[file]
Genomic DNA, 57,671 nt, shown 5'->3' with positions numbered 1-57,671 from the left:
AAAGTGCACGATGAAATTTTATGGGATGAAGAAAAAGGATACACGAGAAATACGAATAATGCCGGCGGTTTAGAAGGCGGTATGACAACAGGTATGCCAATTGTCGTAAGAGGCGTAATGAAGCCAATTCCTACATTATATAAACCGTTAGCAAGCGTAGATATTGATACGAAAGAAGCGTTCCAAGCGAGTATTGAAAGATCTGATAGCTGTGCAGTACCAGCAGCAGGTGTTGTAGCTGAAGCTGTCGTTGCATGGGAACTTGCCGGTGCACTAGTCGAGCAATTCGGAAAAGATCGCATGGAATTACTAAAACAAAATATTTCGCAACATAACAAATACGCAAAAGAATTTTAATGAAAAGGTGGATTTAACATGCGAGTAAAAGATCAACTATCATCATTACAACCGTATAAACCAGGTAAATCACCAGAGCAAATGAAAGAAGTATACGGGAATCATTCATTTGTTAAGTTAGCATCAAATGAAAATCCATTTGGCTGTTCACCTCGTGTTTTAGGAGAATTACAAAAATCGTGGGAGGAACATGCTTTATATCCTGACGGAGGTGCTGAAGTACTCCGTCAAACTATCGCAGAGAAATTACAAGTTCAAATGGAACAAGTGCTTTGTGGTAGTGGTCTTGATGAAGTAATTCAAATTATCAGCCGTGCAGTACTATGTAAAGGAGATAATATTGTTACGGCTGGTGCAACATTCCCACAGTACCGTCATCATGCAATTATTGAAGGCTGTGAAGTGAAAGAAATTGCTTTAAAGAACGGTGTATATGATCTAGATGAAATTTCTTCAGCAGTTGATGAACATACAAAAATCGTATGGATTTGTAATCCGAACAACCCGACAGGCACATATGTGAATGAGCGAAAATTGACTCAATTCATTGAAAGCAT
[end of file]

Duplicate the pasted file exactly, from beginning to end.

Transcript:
Genomic DNA, 57,671 nt, shown 5'->3' with positions numbered 1-57,671 from the left:
AAAGTGCACGATGAAATTTTATGGGATGAAGAAAAAGGATACACGAGAAATACGAATAATGCCGGCGGTTTAGAAGGCGGTATGACAACAGGTATGCCAATTGTCGTAAGAGGCGTAATGAAGCCAATTCCTACATTATATAAACCGTTAGCAAGCGTAGATATTGATACGAAAGAAGCGTTCCAAGCGAGTATTGAAAGATCTGATAGCTGTGCAGTACCAGCAGCAGGTGTTGTAGCTGAAGCTGTCGTTGCATGGGAACTTGCCGGTGCACTAGTCGAGCAATTCGGAAAAGATCGCATGGAATTACTAAAACAAAATATTTCGCAACATAACAAATACGCAAAAGAATTTTAATGAAAAGGTGGATTTAACATGCGAGTAAAAGATCAACTATCATCATTACAACCGTATAAACCAGGTAAATCACCAGAGCAAATGAAAGAAGTATACGGGAATCATTCATTTGTTAAGTTAGCATCAAATGAAAATCCATTTGGCTGTTCACCTCGTGTTTTAGGAGAATTACAAAAATCGTGGGAGGAACATGCTTTATATCCTGACGGAGGTGCTGAAGTACTCCGTCAAACTATCGCAGAGAAATTACAAGTTCAAATGGAACAAGTGCTTTGTGGTAGTGGTCTTGATGAAGTAATTCAAATTATCAGCCGTGCAGTACTATGTAAAGGAGATAATATTGTTACGGCTGGTGCAACATTCCCACAGTACCGTCATCATGCAATTATTGAAGGCTGTGAAGTGAAAGAAATTGCTTTAAAGAACGGTGTATATGATCTAGATGAAATTTCTTCAGCAGTTGATGAACATACAAAAATCGTATGGATTTGTAATCCGAACAACCCGACAGGCACATATGTGAATGAGCGAAAATTGACTCAATTCATTGAAAGCAT